Though the profitability change curve may itself look flat for some companies or display a decline in the post-deregulation This content downloaded from 203. Hence. Two input cost categories are defined as fixed. The production and delivery of telecommunications services is characterizedby several varieties of costs. Therefore. they vary with plant capacity which is fixed in the short run. BANKER. Southwestern Bell and US West. We obtained data.Our physical output measures are the total minutes of local and toll calls for each firm in each time period. to both business and residential users. These are traffic. we divide the deflated depreciation amount (again deflated by the producer price index for electrical plant and machinery) by the total number of access lines. but either stays at the same level or generally declines with the advent of furthercompetition in 1987.101. and hence a precedent does not exist for classifying costs into such categories. Physical outputs and inputs yield only physical productivity measures. K. fixed inputs are a function of the available plant capacity as measured by access lines. There is only one category of physical plant capacity. Central Telecommunications (CENTEL). two principal types of physical outputs and two principal physical inputs. which are used to generate both of these revenue outputs. general office. or evaluated price-recovery ratios. These expenses vary more or less directly with the volume of actual revenue-generating outputs. that is. The profitability of firms increases with deregulation in 1984. First. namely access lines in service. (1981) and Waverman (1989). Our calculations include all former Bell operating companies. Telecommunication service firms earn revenues by providing two basic types of output: local calls and toll calls within defined intra-state areas of operation. to obtain a measure of price per unit for these cost elements.82 on Wed. Again. Southern New England Telephone (SNET) and United Indiana. Pacific Telephone (which in 1983 changed its name to Pacific Bell). H-H. After 1984 the Bell operating companies were split into seven regional groups: Ameritech. commercial. These are GTE Northwest (officially called General Telephone of the Northwest). To obtain a measure of price per unit of capital consumption. from an annual publicly available publication of the Federal Communications Commission titled Statistics of Communications CommonCarriers. as comprehensively documented and evaluated in Courville et al. Rochester Telephone or Cincinnati Bell. by each company for each year. Rochester Telephone Company and Southern New England Telephone (SNET). Our choice of physical inputs and outputs is consistent with other past studies of the industry. While past studies have looked at physical outputs and physical inputs of telecommunication systems. To obtain output prices we divide the annual dollar revenues for each output category (deflated by the implicit price deflator for GNP) by the total minutes of calls for that category. and is more fine grained. D. Each of these belongs to a different ownership group. 20 Mar 2013 08:07:01 AM All use subject to JSTOR Terms and Conditions . all the independent companies such as Cincinnati Bell. or were independent frims such as Southern New England Telephone. Variable cost inputs are a function of the volume of these categories of outputs.161. and is thus also representative of how differences in ownership may have an impact on firm performance. to calculate performance changes due to price recovery and overall product-mix changes we need to derive the output and input prices. We obtained these data from a publicly available ad hoc FCC survey. We identify four input costs as being variable. the data on costs for each firm in each time period are obtained from the FCC Common Carrier Statistics. 1. and a majority of the operating companies belonging to the other groups. MAJUMDAR GTE. Recall our interest in generating richer measures of changes in profitability. and other miscellaneous expenses. Bell Atlantic. Bell South. none have used the accounting framework of fixed or variable costs. To obtain input prices we divide the variable costs for each category (deflated by the implicit price deflator for GNP) and the maintenance cost (deflated by the producer price index for electrical plant and machinery) by the number of employees. United Telecommunications and Continental Telephone (CONTEL). we discuss some general findings as presented in Fig. CHANG AND S. FINDINGS ON FIRM PERFORMANCE To illustrate what insights might be obtained from our analysis we focus on the performance of four firms from the sample of 39..30 R. Pecific Telesis. Nynex. Our physical input measures are employees and total number of access lines. which we do in the following manner. They are maintenance costs and depreciation costs.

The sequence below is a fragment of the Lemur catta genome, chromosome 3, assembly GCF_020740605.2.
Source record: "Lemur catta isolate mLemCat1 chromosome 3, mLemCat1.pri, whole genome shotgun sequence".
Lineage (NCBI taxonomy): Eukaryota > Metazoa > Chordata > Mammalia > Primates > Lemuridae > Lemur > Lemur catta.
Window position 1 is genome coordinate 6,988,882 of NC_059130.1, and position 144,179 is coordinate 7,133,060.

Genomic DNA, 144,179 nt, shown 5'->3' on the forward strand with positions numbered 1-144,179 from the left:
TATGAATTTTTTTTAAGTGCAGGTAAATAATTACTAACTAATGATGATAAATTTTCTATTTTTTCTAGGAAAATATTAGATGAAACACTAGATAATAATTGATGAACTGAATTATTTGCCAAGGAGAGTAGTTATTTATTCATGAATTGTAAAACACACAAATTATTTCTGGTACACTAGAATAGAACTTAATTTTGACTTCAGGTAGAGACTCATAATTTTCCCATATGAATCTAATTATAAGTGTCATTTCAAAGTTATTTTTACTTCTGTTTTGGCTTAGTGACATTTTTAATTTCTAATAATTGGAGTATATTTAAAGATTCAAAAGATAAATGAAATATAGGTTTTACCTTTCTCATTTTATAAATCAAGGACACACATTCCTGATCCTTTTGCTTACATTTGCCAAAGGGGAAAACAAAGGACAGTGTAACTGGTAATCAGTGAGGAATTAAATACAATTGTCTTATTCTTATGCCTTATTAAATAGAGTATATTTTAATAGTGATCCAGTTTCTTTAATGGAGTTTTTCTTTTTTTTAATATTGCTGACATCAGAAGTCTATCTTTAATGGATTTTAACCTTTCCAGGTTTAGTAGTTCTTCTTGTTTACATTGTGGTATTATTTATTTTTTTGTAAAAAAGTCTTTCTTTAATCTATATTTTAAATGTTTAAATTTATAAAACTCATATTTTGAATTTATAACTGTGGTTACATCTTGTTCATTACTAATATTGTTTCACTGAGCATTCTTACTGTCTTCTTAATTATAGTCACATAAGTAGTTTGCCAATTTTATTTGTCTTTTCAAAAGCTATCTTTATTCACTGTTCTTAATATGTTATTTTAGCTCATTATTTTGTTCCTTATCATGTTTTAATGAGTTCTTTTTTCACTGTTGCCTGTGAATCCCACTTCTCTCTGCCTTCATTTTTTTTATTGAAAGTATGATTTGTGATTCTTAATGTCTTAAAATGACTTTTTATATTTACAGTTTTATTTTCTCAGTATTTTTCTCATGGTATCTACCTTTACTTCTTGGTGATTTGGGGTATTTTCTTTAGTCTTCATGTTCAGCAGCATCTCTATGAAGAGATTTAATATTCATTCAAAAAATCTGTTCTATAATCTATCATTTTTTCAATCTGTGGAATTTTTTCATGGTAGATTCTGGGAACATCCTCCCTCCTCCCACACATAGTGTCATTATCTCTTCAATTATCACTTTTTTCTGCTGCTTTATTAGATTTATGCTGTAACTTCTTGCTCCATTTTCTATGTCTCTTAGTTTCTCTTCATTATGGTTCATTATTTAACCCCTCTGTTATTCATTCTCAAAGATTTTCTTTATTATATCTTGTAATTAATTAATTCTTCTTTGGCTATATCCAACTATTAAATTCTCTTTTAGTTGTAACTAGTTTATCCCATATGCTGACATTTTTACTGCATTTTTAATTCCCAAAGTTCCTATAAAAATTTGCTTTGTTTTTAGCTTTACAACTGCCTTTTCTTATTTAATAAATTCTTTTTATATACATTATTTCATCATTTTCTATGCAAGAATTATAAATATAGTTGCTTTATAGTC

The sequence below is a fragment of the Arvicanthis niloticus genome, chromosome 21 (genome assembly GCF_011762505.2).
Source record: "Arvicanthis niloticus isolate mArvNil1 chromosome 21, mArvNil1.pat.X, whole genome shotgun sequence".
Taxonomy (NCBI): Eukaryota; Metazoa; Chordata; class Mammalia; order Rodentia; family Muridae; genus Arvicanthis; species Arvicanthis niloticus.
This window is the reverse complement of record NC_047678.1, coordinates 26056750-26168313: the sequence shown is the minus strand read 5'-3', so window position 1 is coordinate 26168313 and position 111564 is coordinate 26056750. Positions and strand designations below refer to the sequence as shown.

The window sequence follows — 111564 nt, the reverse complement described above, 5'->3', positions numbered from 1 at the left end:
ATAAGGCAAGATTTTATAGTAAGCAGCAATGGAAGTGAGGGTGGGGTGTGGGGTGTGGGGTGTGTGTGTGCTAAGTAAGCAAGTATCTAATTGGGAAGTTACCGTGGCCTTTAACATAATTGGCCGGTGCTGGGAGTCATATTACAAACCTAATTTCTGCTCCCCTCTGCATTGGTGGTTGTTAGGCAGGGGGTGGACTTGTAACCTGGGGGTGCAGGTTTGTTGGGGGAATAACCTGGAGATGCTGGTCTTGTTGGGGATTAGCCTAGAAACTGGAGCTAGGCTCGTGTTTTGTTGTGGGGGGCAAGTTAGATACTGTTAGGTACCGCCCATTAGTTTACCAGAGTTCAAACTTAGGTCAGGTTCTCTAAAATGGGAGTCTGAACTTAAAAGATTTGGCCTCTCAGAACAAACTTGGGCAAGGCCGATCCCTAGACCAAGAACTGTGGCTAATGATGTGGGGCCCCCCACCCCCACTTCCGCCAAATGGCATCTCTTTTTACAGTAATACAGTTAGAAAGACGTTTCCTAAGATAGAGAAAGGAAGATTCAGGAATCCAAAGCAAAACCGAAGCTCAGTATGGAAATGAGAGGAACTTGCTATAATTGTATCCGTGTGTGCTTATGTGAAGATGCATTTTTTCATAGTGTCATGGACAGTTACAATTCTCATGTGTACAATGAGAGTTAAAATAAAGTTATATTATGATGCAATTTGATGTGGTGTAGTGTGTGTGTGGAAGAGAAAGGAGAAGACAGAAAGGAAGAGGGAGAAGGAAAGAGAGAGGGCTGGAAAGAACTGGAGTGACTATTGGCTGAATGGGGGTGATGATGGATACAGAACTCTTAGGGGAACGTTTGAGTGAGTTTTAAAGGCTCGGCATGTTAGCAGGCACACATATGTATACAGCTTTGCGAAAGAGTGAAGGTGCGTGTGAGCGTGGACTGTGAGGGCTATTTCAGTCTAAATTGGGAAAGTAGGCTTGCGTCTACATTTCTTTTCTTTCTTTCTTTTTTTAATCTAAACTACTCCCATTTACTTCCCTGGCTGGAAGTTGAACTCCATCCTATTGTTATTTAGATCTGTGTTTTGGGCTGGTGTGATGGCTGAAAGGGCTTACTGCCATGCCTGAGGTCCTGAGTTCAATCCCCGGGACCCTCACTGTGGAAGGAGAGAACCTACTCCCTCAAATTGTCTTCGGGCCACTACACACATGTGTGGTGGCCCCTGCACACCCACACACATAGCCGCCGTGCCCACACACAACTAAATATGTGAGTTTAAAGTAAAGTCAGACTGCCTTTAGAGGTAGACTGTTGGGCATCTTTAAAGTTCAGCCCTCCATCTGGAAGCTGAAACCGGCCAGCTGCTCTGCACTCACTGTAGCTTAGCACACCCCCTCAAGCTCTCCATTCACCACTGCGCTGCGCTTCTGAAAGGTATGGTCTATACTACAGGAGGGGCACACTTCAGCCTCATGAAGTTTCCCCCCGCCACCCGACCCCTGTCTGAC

05 . however.21.E. This figure reveals the wide divergences in the adaptive . however. SAMPLE AVERAGE o 1- . and declines for the other two firms.8 0 0. 20 Mar 2013 08:07:01 AM All use subject to JSTOR Terms and Conditions . Ratio trends: individualfirms.95 TELEPHONE ~~~~~~~~~~~~~~~~~~PACIFIC (5 Z < 0. that make up the bulk of the local exchange telecommunications industry. as can be seen from Fig..2--.T.25 1. ET. as a whole does. Z X 1.11 .. It is an issue that we tackle subsequently. UNITED INDIANA -X- ~0. the underlying components of profitability have each moved spectacularly.7 1981 1984 YEARS 1987 firms.- ? 0. We expected productivity to increase across the board.8- 1981 3. show an increasing trend. .82 on Wed.95 . 2. 1984 YEARS 1987 Figure1.UNDERLYING DIMENSIONS OF FIRM PROFITABILITY 31 period for others.161. UNITED INDLANA 0 jS0.-5 0.05. 1.85 0. rises and then declines for GTE 1..3e-------. Ratio trends:individual This content downloaded from 203.90 0.850.101. \ \GTE %% SAMPLE AVERAGE NORTHWEST PACIFICTELEPHONE 15 S. it increases significantly for only one company. The average for the 39 firms.9- -N -Eli- S. Pacific Telephone.' Northwest.N. Figure2. ' GTENORTHWEST F: 0.